The Kalighat Home of the Pure Heart is better described by its former name, “Kalighat Home for the Dying”. It is a hospice for the destitute, sick and dying in the Kalighat neighborhood of Kolkata, India. What’s so special about this nursing home? It was established by no less than Mother Theresa just two years after she founded the Missionaries of Charity also in Kolkata in 1950. The charitable hospice was established in 1952, on Mother Theresa’s 42nd birthday.
Kalighat neighborhood is one of the oldest neighborhoods in South Kolkata. It is in need of help since it is densely populated yet very vibrant. The most popular structure in the area is a temple dedicated to the god Kali, a deity that is local to this area. According to legends, the right toe of the goddess Dakshayani fell in this place. Dakshayani or Sati is the Hindu goddess of longevity and marital felicity. This makes the temple one of the 51 temples that house several fallen body parts of the goddess. These 51 temples in India are called Shakti Peethas.
According to legends, a number of devotees saw a light coming from the Bhagirathi river bed. They investigated the light source and discovered a piece of stone shaped like a human toe. They later consecrated this as Sati’s fallen toe.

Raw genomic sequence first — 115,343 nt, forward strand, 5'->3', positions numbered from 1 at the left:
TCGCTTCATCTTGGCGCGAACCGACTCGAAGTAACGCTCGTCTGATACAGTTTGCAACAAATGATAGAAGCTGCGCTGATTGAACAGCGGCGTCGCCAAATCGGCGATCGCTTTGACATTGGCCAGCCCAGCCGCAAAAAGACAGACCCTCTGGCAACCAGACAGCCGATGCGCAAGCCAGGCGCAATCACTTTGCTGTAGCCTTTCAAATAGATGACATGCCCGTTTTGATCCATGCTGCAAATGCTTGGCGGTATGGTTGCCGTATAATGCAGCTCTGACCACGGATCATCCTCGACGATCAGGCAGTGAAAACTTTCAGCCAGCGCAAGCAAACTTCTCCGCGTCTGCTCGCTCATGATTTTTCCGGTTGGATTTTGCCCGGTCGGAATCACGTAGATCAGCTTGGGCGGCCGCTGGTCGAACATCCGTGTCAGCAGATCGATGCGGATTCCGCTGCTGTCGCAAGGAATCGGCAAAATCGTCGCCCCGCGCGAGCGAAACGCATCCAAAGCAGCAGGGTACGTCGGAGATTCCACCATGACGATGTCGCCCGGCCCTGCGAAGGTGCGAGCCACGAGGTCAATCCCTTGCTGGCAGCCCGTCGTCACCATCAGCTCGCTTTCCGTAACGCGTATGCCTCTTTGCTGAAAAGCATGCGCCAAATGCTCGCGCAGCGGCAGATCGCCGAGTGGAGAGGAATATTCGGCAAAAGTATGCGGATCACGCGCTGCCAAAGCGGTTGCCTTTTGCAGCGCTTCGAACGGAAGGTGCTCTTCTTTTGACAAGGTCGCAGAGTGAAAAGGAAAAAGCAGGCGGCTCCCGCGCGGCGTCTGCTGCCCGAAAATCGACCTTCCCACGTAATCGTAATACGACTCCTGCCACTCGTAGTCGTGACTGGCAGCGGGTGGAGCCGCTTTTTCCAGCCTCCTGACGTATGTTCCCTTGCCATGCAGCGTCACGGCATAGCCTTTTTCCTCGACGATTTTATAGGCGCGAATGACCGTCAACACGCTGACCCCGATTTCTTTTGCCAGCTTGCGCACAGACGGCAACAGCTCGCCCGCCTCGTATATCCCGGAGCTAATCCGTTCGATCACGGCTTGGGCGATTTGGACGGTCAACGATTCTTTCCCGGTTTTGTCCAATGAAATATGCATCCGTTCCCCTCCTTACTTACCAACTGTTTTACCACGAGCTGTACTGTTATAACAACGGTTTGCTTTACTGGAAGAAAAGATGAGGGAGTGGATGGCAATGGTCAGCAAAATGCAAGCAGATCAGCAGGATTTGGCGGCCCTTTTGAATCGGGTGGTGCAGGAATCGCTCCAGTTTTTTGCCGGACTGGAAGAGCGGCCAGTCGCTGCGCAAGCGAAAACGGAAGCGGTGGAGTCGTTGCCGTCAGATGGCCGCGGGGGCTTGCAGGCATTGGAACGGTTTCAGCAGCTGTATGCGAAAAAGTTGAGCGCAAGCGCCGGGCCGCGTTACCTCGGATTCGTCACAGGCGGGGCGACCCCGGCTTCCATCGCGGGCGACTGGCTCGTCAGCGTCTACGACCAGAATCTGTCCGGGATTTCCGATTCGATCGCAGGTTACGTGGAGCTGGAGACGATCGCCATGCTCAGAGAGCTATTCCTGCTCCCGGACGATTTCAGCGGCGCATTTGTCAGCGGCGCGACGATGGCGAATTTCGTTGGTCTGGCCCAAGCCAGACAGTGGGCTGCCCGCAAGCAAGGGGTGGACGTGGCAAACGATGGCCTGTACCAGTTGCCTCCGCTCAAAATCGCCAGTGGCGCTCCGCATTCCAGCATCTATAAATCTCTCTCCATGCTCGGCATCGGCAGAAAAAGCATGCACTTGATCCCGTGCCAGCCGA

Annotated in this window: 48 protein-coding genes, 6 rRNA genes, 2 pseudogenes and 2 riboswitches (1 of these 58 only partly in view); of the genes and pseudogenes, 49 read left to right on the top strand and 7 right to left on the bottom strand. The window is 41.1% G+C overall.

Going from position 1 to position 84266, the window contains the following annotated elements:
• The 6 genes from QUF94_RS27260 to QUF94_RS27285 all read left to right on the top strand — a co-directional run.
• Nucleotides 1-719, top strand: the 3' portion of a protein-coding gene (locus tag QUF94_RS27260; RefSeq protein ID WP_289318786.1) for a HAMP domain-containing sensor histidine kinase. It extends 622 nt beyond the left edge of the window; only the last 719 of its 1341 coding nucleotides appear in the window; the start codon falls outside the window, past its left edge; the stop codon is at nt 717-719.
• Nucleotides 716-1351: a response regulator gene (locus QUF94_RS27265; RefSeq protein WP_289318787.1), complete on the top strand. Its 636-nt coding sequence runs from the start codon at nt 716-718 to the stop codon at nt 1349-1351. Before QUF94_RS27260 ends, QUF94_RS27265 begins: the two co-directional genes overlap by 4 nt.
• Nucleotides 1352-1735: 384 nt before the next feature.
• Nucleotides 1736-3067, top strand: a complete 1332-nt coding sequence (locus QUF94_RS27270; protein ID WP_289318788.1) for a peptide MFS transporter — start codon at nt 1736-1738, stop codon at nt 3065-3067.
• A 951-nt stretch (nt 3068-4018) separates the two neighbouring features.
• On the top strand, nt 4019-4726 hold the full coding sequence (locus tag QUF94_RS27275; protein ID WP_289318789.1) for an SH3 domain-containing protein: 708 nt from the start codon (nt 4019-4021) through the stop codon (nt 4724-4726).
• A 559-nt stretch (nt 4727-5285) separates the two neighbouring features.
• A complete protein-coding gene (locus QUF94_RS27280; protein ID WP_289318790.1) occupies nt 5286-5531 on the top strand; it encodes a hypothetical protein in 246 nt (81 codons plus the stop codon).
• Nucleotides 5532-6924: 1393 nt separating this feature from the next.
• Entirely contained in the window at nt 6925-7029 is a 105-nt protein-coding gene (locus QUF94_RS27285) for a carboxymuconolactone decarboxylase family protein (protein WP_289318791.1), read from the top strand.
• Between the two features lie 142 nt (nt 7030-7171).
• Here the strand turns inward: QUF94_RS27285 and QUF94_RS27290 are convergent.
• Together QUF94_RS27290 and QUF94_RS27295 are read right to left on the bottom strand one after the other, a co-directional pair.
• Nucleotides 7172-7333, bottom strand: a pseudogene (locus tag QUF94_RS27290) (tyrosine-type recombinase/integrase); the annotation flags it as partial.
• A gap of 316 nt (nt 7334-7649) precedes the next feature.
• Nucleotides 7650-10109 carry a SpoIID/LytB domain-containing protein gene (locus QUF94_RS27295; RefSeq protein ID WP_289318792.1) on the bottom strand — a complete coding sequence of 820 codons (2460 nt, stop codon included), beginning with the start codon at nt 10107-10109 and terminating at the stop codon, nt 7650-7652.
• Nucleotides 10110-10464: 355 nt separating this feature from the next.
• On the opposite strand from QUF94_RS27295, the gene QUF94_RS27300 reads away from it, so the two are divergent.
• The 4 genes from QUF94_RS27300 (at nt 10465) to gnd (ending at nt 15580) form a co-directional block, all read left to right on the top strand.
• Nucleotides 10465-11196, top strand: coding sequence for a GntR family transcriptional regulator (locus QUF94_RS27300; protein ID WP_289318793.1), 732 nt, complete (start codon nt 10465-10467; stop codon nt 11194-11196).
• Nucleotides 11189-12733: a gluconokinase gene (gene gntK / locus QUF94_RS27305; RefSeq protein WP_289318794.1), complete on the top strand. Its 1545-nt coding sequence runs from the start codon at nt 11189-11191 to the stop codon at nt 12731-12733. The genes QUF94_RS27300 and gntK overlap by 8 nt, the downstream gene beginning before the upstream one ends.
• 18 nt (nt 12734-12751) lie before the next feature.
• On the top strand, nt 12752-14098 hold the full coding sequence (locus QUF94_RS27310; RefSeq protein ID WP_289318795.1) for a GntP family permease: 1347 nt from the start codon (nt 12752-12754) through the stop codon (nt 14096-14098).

The neighborhood is a popular place of pilgrimage for Shakta Hindu worshippers. Devotees believe that Kalika is the dynamic force that rules this area, while Nakulesh is the negative force.
The original Kalika Temple was just a small hut according to early 15th-century texts. Townsfolk believe that the old hut-temple was built by the king of Jessore, Bangladesh, Raja Basanta Roy. The temple that is now standing was constructed in 1809 by Sabarna Roy Choudhury family of Barishna. This family offered a huge tract of land to the temple deity so that as many people can continue to come and worship. In earlier times, the temple was much closer to the river so that traders conveniently stopped to pay patronage to the deity. Through the passing of time, however, the river has moved farther from the temple. The place of worship now stands on the banks of Adi Ganga, which is a small canal.
The locals here have unique ways of worship. For instance, the priests give the goddess a ceremonial bath on Snanyatra Day with their eyes covered with pieces of cloth. The temple is flocked by a huge crowd of devotees during Calcutta’s different festivals such as the Durga Puja, Kali Puja and Poila Boishakh.
Also found in the area is an incomplete image of Kalika.
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It seems as though the builders made only the face of the deity first. Added over the years were its hands and tongue made from silver and gold. There is also a Shiva statue and pieces of jewelry.
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The history of this area is full of legends, religious significance and cultural implications. The popularity of this old neighborhood is perhaps why Mother Theresa built her free hospice for the suffering. The hospice is located not far from the Kali Temple. Kalighat is so significant that some scholars actually believe that it was from it that people derived the name “Calcutta”.
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